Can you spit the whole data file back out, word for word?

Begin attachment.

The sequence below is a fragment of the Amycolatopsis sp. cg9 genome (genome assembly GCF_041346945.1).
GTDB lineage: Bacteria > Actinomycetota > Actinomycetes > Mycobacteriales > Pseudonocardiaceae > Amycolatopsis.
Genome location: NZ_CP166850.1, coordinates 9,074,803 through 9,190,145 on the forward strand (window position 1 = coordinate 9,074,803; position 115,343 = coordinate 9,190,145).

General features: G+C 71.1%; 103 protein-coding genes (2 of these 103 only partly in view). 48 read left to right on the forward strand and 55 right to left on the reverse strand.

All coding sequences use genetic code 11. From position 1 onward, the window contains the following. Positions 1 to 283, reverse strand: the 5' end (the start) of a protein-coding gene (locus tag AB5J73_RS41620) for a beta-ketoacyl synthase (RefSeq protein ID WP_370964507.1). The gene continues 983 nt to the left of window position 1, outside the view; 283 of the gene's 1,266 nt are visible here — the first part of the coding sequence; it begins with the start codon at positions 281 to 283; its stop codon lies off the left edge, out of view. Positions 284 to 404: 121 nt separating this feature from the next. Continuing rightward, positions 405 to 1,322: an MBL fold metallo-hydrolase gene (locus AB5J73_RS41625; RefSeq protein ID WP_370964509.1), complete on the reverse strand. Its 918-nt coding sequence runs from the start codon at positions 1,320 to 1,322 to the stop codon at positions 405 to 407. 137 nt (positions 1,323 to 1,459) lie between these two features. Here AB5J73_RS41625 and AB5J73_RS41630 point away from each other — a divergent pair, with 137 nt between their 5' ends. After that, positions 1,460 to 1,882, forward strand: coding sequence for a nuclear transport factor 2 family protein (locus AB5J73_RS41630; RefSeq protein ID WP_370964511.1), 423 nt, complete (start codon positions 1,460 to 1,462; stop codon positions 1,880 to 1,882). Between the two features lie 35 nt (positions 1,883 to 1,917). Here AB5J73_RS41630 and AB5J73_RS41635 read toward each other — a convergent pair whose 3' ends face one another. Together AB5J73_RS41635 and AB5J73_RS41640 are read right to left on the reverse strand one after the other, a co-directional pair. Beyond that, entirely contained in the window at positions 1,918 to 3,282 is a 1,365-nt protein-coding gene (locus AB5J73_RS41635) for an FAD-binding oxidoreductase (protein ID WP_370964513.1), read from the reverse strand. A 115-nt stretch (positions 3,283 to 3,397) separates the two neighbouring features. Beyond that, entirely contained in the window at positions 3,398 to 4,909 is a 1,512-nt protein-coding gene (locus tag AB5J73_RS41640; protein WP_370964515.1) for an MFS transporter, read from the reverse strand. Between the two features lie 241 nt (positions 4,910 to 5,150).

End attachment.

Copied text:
The sequence below is a fragment of the Amycolatopsis sp. cg9 genome (genome assembly GCF_041346945.1).
GTDB lineage: Bacteria > Actinomycetota > Actinomycetes > Mycobacteriales > Pseudonocardiaceae > Amycolatopsis.
Genome location: NZ_CP166850.1, coordinates 9,074,803 through 9,190,145 on the forward strand (window position 1 = coordinate 9,074,803; position 115,343 = coordinate 9,190,145).

General features: G+C 71.1%; 103 protein-coding genes (2 of these 103 only partly in view). 48 read left to right on the forward strand and 55 right to left on the reverse strand.

All coding sequences use genetic code 11. From position 1 onward, the window contains the following. Positions 1 to 283, reverse strand: the 5' end (the start) of a protein-coding gene (locus tag AB5J73_RS41620) for a beta-ketoacyl synthase (RefSeq protein ID WP_370964507.1). The gene continues 983 nt to the left of window position 1, outside the view; 283 of the gene's 1,266 nt are visible here — the first part of the coding sequence; it begins with the start codon at positions 281 to 283; its stop codon lies off the left edge, out of view. Positions 284 to 404: 121 nt separating this feature from the next. Continuing rightward, positions 405 to 1,322: an MBL fold metallo-hydrolase gene (locus AB5J73_RS41625; RefSeq protein ID WP_370964509.1), complete on the reverse strand. Its 918-nt coding sequence runs from the start codon at positions 1,320 to 1,322 to the stop codon at positions 405 to 407. 137 nt (positions 1,323 to 1,459) lie between these two features. Here AB5J73_RS41625 and AB5J73_RS41630 point away from each other — a divergent pair, with 137 nt between their 5' ends. After that, positions 1,460 to 1,882, forward strand: coding sequence for a nuclear transport factor 2 family protein (locus AB5J73_RS41630; RefSeq protein ID WP_370964511.1), 423 nt, complete (start codon positions 1,460 to 1,462; stop codon positions 1,880 to 1,882). Between the two features lie 35 nt (positions 1,883 to 1,917). Here AB5J73_RS41630 and AB5J73_RS41635 read toward each other — a convergent pair whose 3' ends face one another. Together AB5J73_RS41635 and AB5J73_RS41640 are read right to left on the reverse strand one after the other, a co-directional pair. Beyond that, entirely contained in the window at positions 1,918 to 3,282 is a 1,365-nt protein-coding gene (locus AB5J73_RS41635) for an FAD-binding oxidoreductase (protein ID WP_370964513.1), read from the reverse strand. A 115-nt stretch (positions 3,283 to 3,397) separates the two neighbouring features. Beyond that, entirely contained in the window at positions 3,398 to 4,909 is a 1,512-nt protein-coding gene (locus tag AB5J73_RS41640; protein WP_370964515.1) for an MFS transporter, read from the reverse strand. Between the two features lie 241 nt (positions 4,910 to 5,150).